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Links 1 through 10 of 164 by Chad Orzel tagged kid-stuff

New theoretical ideas and empirical research show that very young children’s learning and thinking are strikingly similar to much learning and thinking in science. Preschoolers test hypotheses against data and make causal inferences; they learn from statistics and informal experimentation, and from watching and listening to others. The mathematical framework of probabilistic models and Bayesian inference can describe this learning in precise ways. These discoveries have implications for early childhood education and policy. In particular, they suggest both that early childhood experience is extremely important and that the trend toward more structured and academic early childhood programs is misguided.

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It was not until quite recently, however, that I noticed that Pinkwater is actually a capital-S Surrealist, by which I mean that he is intentionally and with forethought following the artistic and literary principles established by André Breton and his circle in Paris in the 1920s as part of the Surrealist movement, and that he is alluding in his body of work to the Surrealists and their intellectual ideas.

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[T]he business of making new people is actually really important too, because otherwise where would new people come from? I mean, there’s always more people, but what about new people who care about the same stuff I do? I think of children sort of like Voyager probes, except instead of sending them out into space you send them forward in time. They carry messages from your civilization inside them, on into the weirdness of the future. They keep going and going long after you’re gone.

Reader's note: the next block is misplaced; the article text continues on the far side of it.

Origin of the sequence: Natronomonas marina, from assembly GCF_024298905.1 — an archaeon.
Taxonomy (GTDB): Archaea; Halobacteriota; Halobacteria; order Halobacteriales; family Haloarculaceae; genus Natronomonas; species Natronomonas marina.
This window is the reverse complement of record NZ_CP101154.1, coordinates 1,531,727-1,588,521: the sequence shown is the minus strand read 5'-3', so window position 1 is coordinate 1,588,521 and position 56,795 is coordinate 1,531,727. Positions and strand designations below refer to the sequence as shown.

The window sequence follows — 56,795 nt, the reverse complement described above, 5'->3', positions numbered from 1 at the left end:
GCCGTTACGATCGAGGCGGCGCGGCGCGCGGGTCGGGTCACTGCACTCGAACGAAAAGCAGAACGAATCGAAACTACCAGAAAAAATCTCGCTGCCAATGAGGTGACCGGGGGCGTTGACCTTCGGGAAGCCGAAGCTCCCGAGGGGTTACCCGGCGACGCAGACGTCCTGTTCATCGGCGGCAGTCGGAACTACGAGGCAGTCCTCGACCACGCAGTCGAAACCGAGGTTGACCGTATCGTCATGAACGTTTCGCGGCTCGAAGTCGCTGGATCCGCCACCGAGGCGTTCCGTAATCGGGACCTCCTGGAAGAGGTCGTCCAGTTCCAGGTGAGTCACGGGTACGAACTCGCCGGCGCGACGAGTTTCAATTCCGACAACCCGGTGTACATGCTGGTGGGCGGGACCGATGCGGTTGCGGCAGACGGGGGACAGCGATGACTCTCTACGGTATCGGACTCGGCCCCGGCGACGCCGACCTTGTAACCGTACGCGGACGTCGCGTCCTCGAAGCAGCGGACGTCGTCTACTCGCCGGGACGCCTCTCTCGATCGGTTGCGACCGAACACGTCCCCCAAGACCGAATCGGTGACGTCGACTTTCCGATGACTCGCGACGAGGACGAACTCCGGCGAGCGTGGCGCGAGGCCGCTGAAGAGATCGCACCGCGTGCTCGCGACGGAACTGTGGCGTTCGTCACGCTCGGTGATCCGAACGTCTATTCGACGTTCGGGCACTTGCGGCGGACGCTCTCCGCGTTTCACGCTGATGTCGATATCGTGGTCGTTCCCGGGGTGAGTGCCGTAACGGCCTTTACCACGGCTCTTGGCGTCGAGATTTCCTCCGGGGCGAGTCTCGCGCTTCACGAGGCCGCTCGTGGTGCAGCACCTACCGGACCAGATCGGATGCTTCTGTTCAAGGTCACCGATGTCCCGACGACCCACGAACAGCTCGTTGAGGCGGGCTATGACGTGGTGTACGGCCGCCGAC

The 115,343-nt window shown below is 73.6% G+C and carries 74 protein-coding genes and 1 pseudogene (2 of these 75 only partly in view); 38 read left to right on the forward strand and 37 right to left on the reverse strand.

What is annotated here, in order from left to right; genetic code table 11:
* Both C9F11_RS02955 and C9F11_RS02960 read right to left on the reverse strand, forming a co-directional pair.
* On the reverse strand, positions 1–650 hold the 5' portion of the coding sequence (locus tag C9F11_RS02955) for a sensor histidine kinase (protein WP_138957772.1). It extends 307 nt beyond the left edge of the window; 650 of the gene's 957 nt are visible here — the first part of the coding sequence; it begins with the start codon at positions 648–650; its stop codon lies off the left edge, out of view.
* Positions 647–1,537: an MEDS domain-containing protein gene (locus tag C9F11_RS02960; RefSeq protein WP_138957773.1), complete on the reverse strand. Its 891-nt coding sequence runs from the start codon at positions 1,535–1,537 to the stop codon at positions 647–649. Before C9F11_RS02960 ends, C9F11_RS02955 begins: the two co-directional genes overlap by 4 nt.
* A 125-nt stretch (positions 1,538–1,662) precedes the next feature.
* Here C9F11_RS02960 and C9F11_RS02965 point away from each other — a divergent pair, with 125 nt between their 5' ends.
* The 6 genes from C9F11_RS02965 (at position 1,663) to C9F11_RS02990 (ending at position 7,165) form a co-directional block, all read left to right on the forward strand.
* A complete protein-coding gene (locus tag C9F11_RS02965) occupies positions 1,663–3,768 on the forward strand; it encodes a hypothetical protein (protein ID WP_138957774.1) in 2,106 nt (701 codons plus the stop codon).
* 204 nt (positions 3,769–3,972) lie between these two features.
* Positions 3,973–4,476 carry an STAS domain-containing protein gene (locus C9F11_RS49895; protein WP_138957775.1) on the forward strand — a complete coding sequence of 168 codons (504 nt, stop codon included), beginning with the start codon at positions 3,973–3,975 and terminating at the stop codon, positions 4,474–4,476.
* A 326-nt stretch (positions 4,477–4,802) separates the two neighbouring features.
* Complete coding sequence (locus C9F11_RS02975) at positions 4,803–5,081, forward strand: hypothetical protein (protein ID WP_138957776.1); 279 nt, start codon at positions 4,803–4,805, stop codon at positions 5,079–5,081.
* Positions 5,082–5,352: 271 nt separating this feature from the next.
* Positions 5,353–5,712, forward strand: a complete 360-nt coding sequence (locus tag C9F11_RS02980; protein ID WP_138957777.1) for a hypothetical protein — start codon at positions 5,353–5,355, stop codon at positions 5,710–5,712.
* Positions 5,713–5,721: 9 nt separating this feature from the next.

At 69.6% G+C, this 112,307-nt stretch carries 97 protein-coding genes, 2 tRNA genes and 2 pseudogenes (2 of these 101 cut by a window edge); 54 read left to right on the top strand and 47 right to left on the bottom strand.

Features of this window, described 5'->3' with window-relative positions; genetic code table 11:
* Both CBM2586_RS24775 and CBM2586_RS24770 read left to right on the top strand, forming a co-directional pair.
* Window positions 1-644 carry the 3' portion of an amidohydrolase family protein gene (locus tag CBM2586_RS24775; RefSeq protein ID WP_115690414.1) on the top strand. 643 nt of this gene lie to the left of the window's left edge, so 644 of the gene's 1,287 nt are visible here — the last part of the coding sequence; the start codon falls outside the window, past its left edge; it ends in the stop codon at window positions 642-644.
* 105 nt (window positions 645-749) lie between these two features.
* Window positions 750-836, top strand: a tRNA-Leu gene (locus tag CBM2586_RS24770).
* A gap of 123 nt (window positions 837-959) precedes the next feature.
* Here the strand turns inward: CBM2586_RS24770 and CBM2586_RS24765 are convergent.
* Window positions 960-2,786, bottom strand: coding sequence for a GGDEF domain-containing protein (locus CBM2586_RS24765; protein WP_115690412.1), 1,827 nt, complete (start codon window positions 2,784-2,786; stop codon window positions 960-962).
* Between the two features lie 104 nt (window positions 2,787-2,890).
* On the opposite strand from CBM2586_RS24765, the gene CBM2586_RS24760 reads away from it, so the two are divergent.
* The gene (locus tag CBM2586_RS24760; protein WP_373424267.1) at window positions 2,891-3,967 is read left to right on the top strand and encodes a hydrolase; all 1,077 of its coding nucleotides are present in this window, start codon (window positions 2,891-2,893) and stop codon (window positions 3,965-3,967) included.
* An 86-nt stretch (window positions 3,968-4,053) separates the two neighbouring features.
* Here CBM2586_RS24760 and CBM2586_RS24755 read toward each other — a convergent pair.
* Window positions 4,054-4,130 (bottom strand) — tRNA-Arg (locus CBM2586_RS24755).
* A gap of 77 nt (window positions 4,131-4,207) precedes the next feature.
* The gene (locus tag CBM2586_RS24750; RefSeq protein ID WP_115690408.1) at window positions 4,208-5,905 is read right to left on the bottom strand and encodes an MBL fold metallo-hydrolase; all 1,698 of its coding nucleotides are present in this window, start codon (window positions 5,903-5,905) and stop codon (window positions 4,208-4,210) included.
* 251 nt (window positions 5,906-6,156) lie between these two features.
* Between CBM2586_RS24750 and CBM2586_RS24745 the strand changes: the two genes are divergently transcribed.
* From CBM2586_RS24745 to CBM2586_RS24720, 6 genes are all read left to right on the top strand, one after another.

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How Kermit the Frog is the perfect model for an academic administrator.

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The A.V. Club begins a detailed rewatch of Animaniacs, one of SteelyKid's favorites. Unusually for the Internet, the comments are also pretty good.

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A surprising number of these can still be found in SteelyKid's fairy tale books.

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The [infamous Time cover] story also made me think about what I wanted to teach Andrew—I mean really teach him. I’m not talking about the trendy must-dos that crop up each year about feeding and sleeping and discipline, insecurity porn concocted just in time to fill a fresh generation of parents with self-doubt. No, I’m talking about the things that I want to impart in average, totally inextreme moments, when my breasts are covered and my skinny jeans are in the wash.

Here’s my wish list.

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When I started researching the history of Animaniacs, I contacted creator Tom Ruegger to see if he could fill in some gaps. I expected a few sentences in response to my questions, but Mr. Ruegger sent back seven pages of awesomeness instead. So if you happen to be searching for the real story behind Animaniacs, you’re in the right place.

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Thinking Putty (also known as Silly Putty) is a silicone polymer children's toy. Silly putty is fun because it has some unique properties: it is viscoelastic, meaning it can be stretched and shaped and mashed back together again; and as its apparent viscosity increases directly with respect to the amount of force applied (read: it can be torn or shattered with impact). Silly putty is a non-Newtonian viscoelastic polymer, better characterized as a dilatant fluid. Also, it bounces.

Ok, enough science. I'm sure we've all played with Thinking Putty in our youth, but how about magnetic silly putty?

By adding a ferrous component to an already wacky toy we can keep all characteristics of the original putty, but now have the additional dimension of magnetism! I've seen magnetic thinking putty for sale on other websites, but I'll show you how you can make your own for a fraction of the price and in about 20 minutes.

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By far the best panel on science education I’ve seen recently was given by a few of the most important people in the field: kids.

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